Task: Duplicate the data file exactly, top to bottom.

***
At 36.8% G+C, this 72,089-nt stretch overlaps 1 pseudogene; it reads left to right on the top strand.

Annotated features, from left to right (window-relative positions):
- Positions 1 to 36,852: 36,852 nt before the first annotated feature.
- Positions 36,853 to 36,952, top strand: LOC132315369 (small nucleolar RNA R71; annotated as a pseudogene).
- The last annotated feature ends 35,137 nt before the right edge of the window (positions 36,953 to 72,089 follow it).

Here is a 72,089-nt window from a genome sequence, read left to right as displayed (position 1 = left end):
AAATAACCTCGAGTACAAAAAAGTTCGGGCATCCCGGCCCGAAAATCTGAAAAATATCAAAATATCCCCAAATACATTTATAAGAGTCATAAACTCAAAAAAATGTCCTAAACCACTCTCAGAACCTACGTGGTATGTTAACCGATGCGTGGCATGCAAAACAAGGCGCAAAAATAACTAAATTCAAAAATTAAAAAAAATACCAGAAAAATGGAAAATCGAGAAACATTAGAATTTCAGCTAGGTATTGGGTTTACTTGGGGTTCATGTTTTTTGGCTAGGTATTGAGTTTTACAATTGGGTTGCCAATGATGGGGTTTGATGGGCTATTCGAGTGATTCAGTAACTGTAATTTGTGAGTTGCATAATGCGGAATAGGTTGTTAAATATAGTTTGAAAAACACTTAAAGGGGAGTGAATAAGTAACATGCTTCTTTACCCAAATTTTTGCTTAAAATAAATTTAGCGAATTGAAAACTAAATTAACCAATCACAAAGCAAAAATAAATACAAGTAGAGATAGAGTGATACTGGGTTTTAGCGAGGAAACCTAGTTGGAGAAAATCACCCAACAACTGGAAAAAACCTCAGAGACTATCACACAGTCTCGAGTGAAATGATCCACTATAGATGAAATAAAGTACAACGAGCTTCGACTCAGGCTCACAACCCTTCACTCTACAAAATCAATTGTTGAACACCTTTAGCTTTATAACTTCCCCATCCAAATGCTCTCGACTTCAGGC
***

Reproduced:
At 36.8% G+C, this 72,089-nt stretch overlaps 1 pseudogene; it reads left to right on the top strand.

Annotated features, from left to right (window-relative positions):
- Positions 1 to 36,852: 36,852 nt before the first annotated feature.
- Positions 36,853 to 36,952, top strand: LOC132315369 (small nucleolar RNA R71; annotated as a pseudogene).
- The last annotated feature ends 35,137 nt before the right edge of the window (positions 36,953 to 72,089 follow it).

Here is a 72,089-nt window from a genome sequence, read left to right as displayed (position 1 = left end):
AAATAACCTCGAGTACAAAAAAGTTCGGGCATCCCGGCCCGAAAATCTGAAAAATATCAAAATATCCCCAAATACATTTATAAGAGTCATAAACTCAAAAAAATGTCCTAAACCACTCTCAGAACCTACGTGGTATGTTAACCGATGCGTGGCATGCAAAACAAGGCGCAAAAATAACTAAATTCAAAAATTAAAAAAAATACCAGAAAAATGGAAAATCGAGAAACATTAGAATTTCAGCTAGGTATTGGGTTTACTTGGGGTTCATGTTTTTTGGCTAGGTATTGAGTTTTACAATTGGGTTGCCAATGATGGGGTTTGATGGGCTATTCGAGTGATTCAGTAACTGTAATTTGTGAGTTGCATAATGCGGAATAGGTTGTTAAATATAGTTTGAAAAACACTTAAAGGGGAGTGAATAAGTAACATGCTTCTTTACCCAAATTTTTGCTTAAAATAAATTTAGCGAATTGAAAACTAAATTAACCAATCACAAAGCAAAAATAAATACAAGTAGAGATAGAGTGATACTGGGTTTTAGCGAGGAAACCTAGTTGGAGAAAATCACCCAACAACTGGAAAAAACCTCAGAGACTATCACACAGTCTCGAGTGAAATGATCCACTATAGATGAAATAAAGTACAACGAGCTTCGACTCAGGCTCACAACCCTTCACTCTACAAAATCAATTGTTGAACACCTTTAGCTTTATAACTTCCCCATCCAAATGCTCTCGACTTCAGGC